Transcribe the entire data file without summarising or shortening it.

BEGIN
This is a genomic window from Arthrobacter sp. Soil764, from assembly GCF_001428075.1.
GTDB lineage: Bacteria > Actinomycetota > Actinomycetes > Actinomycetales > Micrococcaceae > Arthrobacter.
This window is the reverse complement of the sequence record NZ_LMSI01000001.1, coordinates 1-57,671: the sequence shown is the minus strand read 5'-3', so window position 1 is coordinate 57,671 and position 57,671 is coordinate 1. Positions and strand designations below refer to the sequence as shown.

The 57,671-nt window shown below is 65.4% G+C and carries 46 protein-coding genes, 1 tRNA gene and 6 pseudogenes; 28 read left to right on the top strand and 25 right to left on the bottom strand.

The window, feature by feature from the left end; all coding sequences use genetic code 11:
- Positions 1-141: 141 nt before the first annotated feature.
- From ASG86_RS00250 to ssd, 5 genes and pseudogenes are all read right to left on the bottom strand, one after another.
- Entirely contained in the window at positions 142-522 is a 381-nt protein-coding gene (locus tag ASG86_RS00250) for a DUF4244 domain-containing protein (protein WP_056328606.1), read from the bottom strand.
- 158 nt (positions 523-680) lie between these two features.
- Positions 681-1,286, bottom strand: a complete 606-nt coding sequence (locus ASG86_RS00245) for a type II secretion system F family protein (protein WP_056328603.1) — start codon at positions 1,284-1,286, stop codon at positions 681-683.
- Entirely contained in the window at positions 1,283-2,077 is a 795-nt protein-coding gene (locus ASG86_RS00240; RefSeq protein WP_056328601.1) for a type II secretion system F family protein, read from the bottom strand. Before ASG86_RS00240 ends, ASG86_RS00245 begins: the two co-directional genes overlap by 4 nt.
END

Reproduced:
This is a genomic window from Arthrobacter sp. Soil764, from assembly GCF_001428075.1.
GTDB lineage: Bacteria > Actinomycetota > Actinomycetes > Actinomycetales > Micrococcaceae > Arthrobacter.
This window is the reverse complement of the sequence record NZ_LMSI01000001.1, coordinates 1-57,671: the sequence shown is the minus strand read 5'-3', so window position 1 is coordinate 57,671 and position 57,671 is coordinate 1. Positions and strand designations below refer to the sequence as shown.

The 57,671-nt window shown below is 65.4% G+C and carries 46 protein-coding genes, 1 tRNA gene and 6 pseudogenes; 28 read left to right on the top strand and 25 right to left on the bottom strand.

The window, feature by feature from the left end; all coding sequences use genetic code 11:
- Positions 1-141: 141 nt before the first annotated feature.
- From ASG86_RS00250 to ssd, 5 genes and pseudogenes are all read right to left on the bottom strand, one after another.
- Entirely contained in the window at positions 142-522 is a 381-nt protein-coding gene (locus tag ASG86_RS00250) for a DUF4244 domain-containing protein (protein WP_056328606.1), read from the bottom strand.
- 158 nt (positions 523-680) lie between these two features.
- Positions 681-1,286, bottom strand: a complete 606-nt coding sequence (locus ASG86_RS00245) for a type II secretion system F family protein (protein WP_056328603.1) — start codon at positions 1,284-1,286, stop codon at positions 681-683.
- Entirely contained in the window at positions 1,283-2,077 is a 795-nt protein-coding gene (locus ASG86_RS00240; RefSeq protein WP_056328601.1) for a type II secretion system F family protein, read from the bottom strand. Before ASG86_RS00240 ends, ASG86_RS00245 begins: the two co-directional genes overlap by 4 nt.